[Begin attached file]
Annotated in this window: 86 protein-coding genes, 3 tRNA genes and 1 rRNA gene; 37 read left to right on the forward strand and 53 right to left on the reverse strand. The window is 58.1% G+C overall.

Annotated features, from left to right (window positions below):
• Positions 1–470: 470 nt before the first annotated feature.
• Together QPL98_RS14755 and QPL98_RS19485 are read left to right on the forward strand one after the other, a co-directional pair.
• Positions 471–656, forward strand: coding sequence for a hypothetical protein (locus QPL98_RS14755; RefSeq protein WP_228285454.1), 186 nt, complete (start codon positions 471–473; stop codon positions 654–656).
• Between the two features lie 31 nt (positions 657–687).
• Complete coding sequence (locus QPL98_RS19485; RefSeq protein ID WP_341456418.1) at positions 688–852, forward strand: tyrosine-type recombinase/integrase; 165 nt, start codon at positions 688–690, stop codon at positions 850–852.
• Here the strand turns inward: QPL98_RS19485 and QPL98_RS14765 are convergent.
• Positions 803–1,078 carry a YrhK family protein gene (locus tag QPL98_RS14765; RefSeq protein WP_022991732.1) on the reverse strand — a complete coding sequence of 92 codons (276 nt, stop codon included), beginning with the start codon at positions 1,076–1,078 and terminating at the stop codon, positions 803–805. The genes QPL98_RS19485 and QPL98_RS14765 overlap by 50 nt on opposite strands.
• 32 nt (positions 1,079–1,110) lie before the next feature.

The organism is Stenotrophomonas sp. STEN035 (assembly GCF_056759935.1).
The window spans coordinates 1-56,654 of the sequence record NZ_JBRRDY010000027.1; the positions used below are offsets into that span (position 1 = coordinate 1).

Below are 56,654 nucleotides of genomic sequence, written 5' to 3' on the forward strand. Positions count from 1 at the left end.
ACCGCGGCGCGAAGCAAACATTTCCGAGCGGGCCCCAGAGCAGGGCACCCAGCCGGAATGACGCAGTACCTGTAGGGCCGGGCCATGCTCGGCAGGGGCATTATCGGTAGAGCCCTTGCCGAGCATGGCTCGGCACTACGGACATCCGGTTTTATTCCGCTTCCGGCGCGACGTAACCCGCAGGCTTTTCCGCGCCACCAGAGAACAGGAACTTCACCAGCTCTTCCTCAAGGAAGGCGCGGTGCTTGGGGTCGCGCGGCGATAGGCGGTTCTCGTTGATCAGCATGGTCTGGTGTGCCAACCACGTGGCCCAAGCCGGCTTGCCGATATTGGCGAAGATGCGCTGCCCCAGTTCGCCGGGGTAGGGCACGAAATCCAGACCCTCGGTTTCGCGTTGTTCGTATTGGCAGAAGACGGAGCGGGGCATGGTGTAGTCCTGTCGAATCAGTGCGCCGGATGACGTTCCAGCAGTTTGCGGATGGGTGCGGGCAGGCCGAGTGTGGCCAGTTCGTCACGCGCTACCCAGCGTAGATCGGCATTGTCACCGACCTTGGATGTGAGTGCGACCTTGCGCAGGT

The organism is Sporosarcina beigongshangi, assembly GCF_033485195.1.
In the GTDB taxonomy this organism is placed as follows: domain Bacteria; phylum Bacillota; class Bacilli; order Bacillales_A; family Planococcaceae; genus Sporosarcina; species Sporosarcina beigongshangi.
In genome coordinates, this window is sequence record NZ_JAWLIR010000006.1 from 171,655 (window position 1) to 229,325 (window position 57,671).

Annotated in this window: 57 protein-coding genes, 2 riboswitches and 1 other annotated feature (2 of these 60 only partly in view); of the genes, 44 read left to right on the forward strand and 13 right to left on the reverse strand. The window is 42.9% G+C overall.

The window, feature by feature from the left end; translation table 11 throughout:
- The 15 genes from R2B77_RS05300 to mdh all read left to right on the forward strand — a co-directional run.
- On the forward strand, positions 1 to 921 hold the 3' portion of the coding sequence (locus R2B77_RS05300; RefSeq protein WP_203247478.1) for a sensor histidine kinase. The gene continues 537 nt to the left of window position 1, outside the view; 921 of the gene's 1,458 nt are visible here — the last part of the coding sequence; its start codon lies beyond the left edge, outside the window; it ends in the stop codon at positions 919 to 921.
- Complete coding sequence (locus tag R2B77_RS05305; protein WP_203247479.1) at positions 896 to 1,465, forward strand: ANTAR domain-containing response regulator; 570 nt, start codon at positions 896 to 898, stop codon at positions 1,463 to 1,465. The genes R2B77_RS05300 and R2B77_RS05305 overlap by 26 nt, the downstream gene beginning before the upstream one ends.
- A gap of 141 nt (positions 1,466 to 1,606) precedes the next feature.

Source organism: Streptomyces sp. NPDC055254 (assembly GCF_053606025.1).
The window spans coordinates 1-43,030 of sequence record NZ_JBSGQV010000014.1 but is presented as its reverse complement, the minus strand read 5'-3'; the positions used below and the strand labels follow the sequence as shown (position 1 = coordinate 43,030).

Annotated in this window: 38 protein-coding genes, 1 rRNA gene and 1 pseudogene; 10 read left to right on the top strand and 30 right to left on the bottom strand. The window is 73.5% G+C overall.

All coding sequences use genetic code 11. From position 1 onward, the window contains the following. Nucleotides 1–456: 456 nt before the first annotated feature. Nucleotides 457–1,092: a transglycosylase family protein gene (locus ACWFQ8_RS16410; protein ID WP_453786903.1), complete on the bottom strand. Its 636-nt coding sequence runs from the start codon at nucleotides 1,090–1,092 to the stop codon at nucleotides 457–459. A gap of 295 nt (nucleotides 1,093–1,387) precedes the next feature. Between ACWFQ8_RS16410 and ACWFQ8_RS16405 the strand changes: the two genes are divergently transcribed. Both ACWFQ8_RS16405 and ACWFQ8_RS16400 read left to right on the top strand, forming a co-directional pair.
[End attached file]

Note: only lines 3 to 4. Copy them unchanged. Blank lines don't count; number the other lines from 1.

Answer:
• Positions 1–470: 470 nt before the first annotated feature.
• Together QPL98_RS14755 and QPL98_RS19485 are read left to right on the forward strand one after the other, a co-directional pair.